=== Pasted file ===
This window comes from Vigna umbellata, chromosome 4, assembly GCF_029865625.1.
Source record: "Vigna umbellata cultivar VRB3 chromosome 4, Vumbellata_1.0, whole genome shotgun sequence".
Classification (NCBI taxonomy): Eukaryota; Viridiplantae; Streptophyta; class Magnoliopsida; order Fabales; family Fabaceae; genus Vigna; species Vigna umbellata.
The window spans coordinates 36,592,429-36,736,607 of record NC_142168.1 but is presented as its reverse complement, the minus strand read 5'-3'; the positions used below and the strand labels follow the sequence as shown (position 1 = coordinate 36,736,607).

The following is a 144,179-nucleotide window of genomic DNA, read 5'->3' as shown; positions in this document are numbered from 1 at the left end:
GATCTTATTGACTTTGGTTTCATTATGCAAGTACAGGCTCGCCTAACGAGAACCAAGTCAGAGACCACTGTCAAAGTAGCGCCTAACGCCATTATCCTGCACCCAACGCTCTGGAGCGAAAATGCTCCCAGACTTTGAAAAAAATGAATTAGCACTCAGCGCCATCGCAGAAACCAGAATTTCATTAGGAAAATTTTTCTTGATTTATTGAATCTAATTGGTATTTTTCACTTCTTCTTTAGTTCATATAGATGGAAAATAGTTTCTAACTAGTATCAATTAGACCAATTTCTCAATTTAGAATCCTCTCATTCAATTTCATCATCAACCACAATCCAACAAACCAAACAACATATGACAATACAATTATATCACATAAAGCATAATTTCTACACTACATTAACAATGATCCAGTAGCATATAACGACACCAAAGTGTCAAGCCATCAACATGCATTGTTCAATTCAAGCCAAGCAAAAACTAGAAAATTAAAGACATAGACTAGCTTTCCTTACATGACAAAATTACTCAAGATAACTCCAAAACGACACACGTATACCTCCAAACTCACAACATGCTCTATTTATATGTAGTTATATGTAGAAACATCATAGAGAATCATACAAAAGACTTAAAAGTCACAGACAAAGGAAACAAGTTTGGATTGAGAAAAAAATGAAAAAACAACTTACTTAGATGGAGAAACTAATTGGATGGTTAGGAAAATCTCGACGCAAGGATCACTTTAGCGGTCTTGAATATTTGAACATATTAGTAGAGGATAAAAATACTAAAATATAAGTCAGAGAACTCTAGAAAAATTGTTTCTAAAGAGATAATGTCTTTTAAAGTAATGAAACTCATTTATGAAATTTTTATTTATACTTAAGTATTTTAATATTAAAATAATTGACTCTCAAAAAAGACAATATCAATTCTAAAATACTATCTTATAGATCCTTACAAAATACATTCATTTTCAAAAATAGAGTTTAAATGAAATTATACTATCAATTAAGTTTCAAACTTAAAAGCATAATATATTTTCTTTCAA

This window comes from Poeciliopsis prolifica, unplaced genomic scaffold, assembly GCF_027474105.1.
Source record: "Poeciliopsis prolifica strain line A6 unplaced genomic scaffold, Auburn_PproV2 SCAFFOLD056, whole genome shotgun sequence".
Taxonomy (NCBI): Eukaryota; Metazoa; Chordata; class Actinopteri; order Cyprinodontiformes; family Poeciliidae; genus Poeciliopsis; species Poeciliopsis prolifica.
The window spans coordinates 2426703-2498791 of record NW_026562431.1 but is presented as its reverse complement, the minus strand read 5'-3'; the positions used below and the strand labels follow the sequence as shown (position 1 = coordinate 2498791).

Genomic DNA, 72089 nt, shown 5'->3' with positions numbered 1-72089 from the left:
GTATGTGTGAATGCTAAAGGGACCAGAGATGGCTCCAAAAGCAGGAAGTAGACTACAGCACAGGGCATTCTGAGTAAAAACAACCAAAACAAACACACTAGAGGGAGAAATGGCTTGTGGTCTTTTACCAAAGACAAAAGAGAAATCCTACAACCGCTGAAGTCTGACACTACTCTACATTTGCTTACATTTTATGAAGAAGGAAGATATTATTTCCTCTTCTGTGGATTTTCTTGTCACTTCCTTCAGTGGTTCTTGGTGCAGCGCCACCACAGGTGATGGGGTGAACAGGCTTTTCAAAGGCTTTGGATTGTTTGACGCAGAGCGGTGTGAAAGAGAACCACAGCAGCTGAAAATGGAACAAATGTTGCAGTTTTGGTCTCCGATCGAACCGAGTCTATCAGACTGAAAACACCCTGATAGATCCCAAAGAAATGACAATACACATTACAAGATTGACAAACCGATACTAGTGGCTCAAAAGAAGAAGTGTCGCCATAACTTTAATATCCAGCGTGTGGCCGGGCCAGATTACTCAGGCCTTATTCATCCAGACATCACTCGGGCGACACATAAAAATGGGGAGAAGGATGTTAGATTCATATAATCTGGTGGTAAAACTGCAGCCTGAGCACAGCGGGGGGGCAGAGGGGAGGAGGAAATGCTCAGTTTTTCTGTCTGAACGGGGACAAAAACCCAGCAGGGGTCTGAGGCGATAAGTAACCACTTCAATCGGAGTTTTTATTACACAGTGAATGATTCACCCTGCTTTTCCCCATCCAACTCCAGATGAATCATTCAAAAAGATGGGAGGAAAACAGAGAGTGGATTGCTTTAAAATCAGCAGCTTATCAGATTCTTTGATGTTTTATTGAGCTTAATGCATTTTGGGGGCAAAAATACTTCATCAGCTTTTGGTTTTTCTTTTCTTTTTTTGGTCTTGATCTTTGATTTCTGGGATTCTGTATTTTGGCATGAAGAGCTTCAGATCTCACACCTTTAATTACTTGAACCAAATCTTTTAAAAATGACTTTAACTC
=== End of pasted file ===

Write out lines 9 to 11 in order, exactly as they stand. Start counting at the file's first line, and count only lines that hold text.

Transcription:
Taxonomy (NCBI): Eukaryota; Metazoa; Chordata; class Actinopteri; order Cyprinodontiformes; family Poeciliidae; genus Poeciliopsis; species Poeciliopsis prolifica.
The window spans coordinates 2426703-2498791 of record NW_026562431.1 but is presented as its reverse complement, the minus strand read 5'-3'; the positions used below and the strand labels follow the sequence as shown (position 1 = coordinate 2498791).

Genomic DNA, 72089 nt, shown 5'->3' with positions numbered 1-72089 from the left: